In this regular series, we profile advisors to the Nourishing the Planet project. This week, we feature Jan Nijhoff, Regional Coordinator for COMESA-MSU in Lusaka, Zambia.
Jan Nijhoff, Regional Coordinator for COMESA-MSU and Advisor to Nourishing the Planet. (Photo: Bernard Pollack)
Name: Jan Nijhoff
Affiliation: Michigan State University
Location: Lusaka, Zambia
Bio: Jan Nijhoff works for the Department of Agriculture, Food, and Resource Economics, at Michigan State University, and is currently based at the Common Market for Eastern and Southern Africa (COMESA) headquarters in Lusaka, Zambia where he coordinates a regional project portfolio that focuses on policy and investment analysis and regional policy dialogue.
Quote on NTP: We work largely on agriculture policy with COMESA, supporting them with analytical work, helping them build capacity among their own policy makers to design policies that are right and promote regional integration. In doing so, we deal with issues of agriculture trade and investment, creating the best investment climate for increasing agriculture investment and productivity. The region is going to need a lot more food in the coming decade and we believe technology development and the promotion of trade to create a demand for the products being produced is part of the answer. In our own way at the regional level we try to make a contribution there. I think we’re at a very interesting juncture in the development arena so we are really happy to share with you what we have and what we do and to see how it all fits into the Nourishing the Planet publication that is forthcoming.
What is the connection between agriculture and alleviating global hunger and poverty? In many developing countries that are now emerging economies, agricultural development has been the first phase of an economy-wide structural transformation process that has generated other economic activity and eventually resulted in broader economic growth and poverty reduction.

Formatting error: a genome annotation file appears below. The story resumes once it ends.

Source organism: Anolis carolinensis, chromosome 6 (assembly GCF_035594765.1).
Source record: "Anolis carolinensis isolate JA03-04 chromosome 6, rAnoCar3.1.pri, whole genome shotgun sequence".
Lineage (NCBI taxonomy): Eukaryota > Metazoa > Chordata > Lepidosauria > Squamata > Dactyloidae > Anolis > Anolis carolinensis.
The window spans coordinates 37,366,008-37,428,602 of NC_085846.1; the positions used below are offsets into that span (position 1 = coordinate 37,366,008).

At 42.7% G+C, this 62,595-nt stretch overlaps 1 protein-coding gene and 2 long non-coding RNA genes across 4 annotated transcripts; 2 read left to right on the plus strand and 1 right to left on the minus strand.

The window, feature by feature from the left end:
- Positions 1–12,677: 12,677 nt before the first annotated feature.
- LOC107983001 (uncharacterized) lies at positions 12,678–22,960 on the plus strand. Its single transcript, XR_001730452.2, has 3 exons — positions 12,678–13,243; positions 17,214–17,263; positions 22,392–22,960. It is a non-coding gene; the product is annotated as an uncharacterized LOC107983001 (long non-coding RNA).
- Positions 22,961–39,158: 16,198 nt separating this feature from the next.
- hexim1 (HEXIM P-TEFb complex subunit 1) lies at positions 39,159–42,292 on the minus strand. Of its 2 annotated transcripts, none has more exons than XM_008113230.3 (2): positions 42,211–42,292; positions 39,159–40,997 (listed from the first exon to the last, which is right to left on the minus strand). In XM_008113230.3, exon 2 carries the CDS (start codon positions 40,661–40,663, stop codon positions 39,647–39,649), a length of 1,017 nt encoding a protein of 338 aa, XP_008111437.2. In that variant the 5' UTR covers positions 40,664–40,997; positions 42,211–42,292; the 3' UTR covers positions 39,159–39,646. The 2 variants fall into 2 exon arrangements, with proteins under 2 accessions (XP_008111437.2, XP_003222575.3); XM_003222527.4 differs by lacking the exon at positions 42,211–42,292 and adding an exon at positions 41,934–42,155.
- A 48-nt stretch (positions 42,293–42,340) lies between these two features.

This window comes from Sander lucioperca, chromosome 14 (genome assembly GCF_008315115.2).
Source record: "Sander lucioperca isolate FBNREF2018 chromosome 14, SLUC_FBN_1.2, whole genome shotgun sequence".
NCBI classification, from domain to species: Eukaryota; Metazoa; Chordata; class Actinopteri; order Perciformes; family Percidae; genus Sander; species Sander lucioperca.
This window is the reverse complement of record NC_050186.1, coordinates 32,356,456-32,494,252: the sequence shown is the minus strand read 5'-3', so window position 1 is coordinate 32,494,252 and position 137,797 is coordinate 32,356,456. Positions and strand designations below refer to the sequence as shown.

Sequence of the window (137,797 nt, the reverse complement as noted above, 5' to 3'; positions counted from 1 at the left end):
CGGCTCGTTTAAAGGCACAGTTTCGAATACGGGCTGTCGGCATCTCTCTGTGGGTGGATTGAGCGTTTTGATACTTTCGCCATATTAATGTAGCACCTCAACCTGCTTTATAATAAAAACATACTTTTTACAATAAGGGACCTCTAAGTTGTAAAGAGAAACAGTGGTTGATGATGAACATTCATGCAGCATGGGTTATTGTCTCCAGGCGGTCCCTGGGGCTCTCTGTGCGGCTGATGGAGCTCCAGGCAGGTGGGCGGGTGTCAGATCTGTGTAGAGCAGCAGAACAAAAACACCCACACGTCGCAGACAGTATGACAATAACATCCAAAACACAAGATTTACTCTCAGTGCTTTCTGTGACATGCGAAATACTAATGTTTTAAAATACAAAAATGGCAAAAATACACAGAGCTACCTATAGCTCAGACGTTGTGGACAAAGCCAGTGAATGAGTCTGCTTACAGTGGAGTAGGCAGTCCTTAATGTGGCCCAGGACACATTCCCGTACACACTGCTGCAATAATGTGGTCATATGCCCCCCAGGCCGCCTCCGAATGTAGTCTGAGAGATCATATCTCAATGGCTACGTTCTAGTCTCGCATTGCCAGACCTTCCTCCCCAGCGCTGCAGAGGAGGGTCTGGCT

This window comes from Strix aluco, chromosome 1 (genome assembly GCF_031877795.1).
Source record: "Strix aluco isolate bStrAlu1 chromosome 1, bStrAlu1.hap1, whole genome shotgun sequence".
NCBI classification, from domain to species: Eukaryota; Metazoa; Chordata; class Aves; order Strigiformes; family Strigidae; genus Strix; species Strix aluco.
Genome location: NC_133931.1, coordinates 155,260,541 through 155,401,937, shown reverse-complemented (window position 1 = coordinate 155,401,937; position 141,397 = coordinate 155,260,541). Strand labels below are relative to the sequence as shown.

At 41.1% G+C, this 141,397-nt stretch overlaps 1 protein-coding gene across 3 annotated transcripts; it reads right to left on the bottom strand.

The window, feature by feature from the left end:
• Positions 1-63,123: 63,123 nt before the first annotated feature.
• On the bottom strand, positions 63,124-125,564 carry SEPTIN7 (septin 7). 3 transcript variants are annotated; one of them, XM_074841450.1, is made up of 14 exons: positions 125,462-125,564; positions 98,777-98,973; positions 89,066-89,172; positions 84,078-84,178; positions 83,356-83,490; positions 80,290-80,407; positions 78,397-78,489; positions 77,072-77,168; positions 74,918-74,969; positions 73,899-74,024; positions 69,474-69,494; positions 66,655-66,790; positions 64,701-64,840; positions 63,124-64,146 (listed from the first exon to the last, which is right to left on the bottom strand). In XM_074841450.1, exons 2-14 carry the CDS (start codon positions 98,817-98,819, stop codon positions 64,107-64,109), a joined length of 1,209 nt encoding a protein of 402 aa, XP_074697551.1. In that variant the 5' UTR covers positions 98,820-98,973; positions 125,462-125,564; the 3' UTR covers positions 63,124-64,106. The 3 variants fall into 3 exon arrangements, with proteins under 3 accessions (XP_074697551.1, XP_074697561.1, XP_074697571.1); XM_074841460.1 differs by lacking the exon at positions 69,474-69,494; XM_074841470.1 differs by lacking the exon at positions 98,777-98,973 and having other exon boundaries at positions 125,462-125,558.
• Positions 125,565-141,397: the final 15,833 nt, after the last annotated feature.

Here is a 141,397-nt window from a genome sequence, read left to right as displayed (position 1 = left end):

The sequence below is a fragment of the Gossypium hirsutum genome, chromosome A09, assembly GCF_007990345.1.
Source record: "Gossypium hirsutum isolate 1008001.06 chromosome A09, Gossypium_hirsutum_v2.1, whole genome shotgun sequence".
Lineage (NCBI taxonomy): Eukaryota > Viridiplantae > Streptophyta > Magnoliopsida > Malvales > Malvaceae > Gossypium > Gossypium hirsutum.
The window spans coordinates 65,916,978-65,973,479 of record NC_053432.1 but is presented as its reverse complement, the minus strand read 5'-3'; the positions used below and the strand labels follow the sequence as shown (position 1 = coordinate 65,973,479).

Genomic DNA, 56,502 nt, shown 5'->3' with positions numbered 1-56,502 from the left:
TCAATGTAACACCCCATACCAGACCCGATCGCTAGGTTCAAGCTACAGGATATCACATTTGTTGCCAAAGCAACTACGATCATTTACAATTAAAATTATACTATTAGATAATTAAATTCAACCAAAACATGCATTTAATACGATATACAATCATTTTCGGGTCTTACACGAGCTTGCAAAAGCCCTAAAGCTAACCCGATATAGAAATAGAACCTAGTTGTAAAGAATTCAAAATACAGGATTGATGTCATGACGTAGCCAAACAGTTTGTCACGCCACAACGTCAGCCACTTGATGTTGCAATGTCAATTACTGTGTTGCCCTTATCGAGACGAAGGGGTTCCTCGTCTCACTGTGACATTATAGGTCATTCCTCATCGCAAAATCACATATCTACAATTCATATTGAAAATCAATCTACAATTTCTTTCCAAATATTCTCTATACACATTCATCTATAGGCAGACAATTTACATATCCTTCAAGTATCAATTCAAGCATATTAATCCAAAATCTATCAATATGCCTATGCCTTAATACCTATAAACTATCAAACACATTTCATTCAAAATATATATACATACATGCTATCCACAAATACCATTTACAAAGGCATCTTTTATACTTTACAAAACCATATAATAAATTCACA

What kinds of policy and economic policy changes would you like to see implemented immediately to address the needs of small, medium, and large-scale farmers? Agricultural development requires public and private investments, supported by sound policies. In order to attract private investments in everything that makes the sector tick —i.e. technology, input markets, farmer service delivery, processing, product marketing and trade, and finance— a number of public investments are also required, including road infrastructure, irrigation, adaptive research, and education. Equally important for a conducive investment and business climate are government policies that encourage and facilitate local and international trade. Regional Economic Communities, such as COMESA, are increasingly playing an important role in harmonizing policies among member states. Among other tricky policy issues, COMESA is working towards facilitating regional trade in seed and livestock, and encouraging free trade in food commodities in order to create market opportunities for farmers and increase food security at the regional level.